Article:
After the CT scanning, all samples were processed for undecalcified ground sectioning. Embedded samples were sectioned in the middle of the long axis of the implant. One central undecalcified cut was prepared utilizing Exakt sawing and grinding equipment. The sections were ground to a final thickness of approximately 30 μm and stained with toluidine blue and pyronin.

Histological evaluations were performed with a light microscope (Eclipse ME600; Nikon, Japan) and histomorphometrical data were analyzed by image analysis software (Image J v. 1.43u; National Institutes of Health). The bone–implant contact (BIC) percentage along the entire implant was calculated at 10× objective magnification.

Statistical analysis

Statistical analyses were performed using SPSS (SPSS Inc., Chicago, IL, USA) software. The non-parametric Wilcoxon signed-rank test was used for bilaterally inserted implants with a statistical significance level of 0.05.

Materials and methods

Implant surface preparation

Twenty threaded titanium alloy (Ti6Al4V) implants (3.3, length 6 mm) were sand blasted and acid etched by the manufacturer (Aadva surface, GC Dental, Tokyo, Japan). Ten experimental implants were coated with a nano sized HA as described previously (HA; test) . In brief, the HA coating was achieved by dipping the implant into an HA nanoparticle dispersion, followed by heat treatment at 550 °C for 5 min in air. To stabilize the HA surface and prevent precipitation of the particles the implants were subjected to electrostatic nanoparticle stabilization in a basic environment (pH = 9) and steric stabilization by addition of surfactants. The remaining ten implants were left untreated but were subjected to the same heat treatment as experimental implants (HT, control).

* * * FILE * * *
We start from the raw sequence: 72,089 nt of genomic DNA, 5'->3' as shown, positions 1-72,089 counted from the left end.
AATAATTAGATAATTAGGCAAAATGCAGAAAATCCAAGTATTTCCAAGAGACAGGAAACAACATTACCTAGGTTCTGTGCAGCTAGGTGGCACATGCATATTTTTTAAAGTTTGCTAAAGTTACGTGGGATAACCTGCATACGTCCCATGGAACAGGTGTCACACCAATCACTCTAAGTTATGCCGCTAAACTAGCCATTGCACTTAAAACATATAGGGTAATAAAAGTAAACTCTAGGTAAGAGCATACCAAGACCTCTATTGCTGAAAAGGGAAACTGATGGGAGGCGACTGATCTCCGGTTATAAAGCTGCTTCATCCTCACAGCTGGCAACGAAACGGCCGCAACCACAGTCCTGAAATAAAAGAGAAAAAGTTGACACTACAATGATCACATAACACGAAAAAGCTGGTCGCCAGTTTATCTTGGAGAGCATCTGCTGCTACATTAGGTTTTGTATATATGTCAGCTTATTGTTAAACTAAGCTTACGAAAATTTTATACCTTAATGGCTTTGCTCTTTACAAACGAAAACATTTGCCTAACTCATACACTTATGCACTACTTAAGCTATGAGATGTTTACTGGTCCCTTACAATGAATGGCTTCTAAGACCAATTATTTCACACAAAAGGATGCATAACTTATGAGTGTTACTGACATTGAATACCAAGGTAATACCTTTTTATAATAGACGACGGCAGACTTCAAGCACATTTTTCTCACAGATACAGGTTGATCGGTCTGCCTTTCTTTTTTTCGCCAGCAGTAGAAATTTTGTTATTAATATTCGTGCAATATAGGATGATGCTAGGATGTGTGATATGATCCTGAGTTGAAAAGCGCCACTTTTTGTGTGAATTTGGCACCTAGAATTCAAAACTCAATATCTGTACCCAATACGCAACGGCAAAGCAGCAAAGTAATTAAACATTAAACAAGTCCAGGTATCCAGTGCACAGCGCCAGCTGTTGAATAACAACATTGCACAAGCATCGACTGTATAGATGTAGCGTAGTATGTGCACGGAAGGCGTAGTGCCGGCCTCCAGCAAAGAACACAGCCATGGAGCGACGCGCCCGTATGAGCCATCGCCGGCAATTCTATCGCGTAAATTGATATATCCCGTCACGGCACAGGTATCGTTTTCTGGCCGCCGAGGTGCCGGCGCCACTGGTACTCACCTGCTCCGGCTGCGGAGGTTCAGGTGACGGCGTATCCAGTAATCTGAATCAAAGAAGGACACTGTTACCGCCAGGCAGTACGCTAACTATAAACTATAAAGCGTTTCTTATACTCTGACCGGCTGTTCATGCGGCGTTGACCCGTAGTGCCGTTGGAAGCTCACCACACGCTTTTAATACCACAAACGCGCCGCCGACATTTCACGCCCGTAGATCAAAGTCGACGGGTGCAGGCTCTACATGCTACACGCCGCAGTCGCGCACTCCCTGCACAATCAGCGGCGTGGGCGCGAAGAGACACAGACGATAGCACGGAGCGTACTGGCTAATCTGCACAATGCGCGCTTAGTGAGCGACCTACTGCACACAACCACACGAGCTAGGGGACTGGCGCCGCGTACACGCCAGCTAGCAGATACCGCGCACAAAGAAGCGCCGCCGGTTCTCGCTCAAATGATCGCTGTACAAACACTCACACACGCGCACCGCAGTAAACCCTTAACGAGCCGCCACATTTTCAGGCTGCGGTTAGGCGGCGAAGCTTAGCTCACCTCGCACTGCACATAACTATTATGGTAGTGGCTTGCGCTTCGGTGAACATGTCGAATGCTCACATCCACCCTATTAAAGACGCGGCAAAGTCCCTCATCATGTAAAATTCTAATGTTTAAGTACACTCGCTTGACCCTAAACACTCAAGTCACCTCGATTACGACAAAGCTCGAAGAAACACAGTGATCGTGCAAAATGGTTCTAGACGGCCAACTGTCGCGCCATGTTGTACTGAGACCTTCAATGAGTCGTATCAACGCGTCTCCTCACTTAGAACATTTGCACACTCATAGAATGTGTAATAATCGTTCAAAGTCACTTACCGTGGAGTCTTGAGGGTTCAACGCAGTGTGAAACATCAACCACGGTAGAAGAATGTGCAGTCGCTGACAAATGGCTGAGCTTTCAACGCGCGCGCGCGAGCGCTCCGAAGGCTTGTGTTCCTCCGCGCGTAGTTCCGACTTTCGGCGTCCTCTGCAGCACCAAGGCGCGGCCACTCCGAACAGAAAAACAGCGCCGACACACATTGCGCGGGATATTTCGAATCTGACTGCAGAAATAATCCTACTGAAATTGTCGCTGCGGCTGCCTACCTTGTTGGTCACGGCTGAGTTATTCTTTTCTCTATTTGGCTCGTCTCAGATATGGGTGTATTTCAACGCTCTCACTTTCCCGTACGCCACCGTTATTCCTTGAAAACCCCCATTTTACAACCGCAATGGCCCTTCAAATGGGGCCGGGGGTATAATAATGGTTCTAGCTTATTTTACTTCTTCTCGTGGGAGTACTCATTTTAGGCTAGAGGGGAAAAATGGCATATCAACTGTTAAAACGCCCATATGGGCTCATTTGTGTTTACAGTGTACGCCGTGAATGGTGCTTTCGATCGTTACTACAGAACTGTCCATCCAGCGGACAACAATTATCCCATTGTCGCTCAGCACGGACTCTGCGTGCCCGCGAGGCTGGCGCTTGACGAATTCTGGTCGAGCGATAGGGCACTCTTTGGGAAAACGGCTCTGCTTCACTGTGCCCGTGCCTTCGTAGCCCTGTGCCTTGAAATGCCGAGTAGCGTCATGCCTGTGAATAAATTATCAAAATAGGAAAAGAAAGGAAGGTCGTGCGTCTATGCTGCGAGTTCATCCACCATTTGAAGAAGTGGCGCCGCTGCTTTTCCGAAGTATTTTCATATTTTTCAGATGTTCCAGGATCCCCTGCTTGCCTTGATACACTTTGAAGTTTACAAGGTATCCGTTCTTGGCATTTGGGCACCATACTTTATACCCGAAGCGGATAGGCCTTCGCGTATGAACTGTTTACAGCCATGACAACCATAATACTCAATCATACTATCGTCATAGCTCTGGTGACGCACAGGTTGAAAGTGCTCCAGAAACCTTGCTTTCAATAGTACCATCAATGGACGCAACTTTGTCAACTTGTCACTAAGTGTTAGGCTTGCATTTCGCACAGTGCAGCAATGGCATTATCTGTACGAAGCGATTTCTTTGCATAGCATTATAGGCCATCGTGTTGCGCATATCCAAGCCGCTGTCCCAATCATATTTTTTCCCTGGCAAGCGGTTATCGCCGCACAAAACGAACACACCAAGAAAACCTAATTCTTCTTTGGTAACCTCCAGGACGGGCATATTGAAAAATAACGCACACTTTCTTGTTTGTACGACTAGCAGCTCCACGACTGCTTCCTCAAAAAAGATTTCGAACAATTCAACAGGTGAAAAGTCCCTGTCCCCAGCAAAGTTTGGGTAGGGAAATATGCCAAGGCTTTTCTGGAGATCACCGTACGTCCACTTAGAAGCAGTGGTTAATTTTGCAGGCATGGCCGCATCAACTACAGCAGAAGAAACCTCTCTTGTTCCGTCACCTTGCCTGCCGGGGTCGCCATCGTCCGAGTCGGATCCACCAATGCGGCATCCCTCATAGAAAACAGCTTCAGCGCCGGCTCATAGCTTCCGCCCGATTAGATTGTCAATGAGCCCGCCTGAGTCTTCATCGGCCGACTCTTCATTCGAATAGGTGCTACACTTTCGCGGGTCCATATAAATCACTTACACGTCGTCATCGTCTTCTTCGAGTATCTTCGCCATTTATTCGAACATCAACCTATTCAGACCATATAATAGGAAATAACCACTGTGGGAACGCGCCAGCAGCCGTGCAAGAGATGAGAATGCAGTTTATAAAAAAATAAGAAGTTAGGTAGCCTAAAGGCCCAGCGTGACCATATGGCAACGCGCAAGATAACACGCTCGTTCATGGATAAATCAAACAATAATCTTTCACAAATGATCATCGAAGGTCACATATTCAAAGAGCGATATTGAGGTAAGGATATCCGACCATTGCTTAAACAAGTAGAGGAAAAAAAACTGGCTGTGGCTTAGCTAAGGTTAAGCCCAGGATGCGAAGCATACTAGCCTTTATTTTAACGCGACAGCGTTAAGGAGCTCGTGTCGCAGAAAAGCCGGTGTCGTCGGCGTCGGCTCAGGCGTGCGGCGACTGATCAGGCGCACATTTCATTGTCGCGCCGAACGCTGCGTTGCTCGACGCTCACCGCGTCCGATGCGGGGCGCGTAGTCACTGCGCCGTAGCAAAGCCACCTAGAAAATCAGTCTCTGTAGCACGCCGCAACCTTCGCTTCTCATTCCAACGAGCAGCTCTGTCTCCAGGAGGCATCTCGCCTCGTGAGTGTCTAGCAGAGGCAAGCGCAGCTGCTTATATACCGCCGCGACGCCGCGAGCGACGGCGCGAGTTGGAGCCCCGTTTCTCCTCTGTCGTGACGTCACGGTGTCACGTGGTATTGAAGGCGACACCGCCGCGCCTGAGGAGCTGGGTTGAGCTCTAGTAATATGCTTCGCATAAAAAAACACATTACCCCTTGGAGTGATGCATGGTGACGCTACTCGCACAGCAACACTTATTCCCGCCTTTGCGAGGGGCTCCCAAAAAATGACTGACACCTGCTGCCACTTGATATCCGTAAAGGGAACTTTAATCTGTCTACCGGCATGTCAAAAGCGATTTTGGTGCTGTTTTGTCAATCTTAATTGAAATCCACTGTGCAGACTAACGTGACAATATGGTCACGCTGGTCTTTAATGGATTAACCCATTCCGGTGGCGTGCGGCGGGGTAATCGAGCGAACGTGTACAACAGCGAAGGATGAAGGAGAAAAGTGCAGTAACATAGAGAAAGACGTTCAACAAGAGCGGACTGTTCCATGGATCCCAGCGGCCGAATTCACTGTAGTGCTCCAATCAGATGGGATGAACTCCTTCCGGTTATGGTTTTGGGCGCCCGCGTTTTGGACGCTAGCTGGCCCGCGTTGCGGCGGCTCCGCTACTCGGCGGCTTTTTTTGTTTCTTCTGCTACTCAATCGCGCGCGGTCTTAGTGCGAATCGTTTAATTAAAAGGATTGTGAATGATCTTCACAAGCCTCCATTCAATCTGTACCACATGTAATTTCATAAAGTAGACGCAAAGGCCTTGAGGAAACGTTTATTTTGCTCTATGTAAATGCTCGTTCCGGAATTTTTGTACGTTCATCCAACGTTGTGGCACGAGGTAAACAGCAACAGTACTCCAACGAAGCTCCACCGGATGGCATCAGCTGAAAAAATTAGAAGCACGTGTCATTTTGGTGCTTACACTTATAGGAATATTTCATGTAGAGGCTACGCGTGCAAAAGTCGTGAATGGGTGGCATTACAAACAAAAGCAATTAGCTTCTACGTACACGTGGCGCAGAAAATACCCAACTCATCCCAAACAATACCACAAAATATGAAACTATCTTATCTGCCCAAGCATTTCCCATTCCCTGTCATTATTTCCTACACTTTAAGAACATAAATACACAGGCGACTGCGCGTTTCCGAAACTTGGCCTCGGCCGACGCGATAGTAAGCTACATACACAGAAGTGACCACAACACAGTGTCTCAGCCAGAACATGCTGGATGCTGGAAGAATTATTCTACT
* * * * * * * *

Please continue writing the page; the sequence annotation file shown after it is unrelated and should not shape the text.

Topographical and morphometrical evaluation

Surface topography in the nano level was characterized by means an atomic force microscope (AFM). Three randomly selected implants were used, and three regions on each implant of bottoms were measured (XE-100, Park Systems, Suwon, Korea) using a non-contact mode setup in air and at room temperature (scan size 1 μm × 1 μm). The parametric calculation was performed after the removal of errors of form and waviness by the use of a Gaussian filter (0.25 μm × 0.25 μm).

Micro level surface topography was evaluated by an optical interferometer (MicroXam; ADE Phase Shift, Inc., Tucson, AZ, USA). Three implants from each group were randomly selected and each of them measured on 9 regions (3 tops, 3 thread valleys, and 3 flanks).

The parametric calculation was performed after the removal of errors of form and waviness by the use of a Gaussian filter (50 μm × 50 μm).

For both evaluations, the following 3D parameters were selected: Sa (i.e. arithmetic average height deviation from a mean plane), Sds (i.e. density of summits), and Sdr (i.e. developed surface ratio). Descriptive 3D images were reconstructed with imaging software MountainsMap 6.2 (Digital Surf, Paris, France).

Surface morphology of the implants was examined by scanning electron microscopy (SEM) with LEO Ultra 55 FEG (Zeiss, Oberkochen, Germany) at an accelerating voltage of 6 kV. Three randomly selected implants from each group were investigated.

Implantation in vivo and sample preparation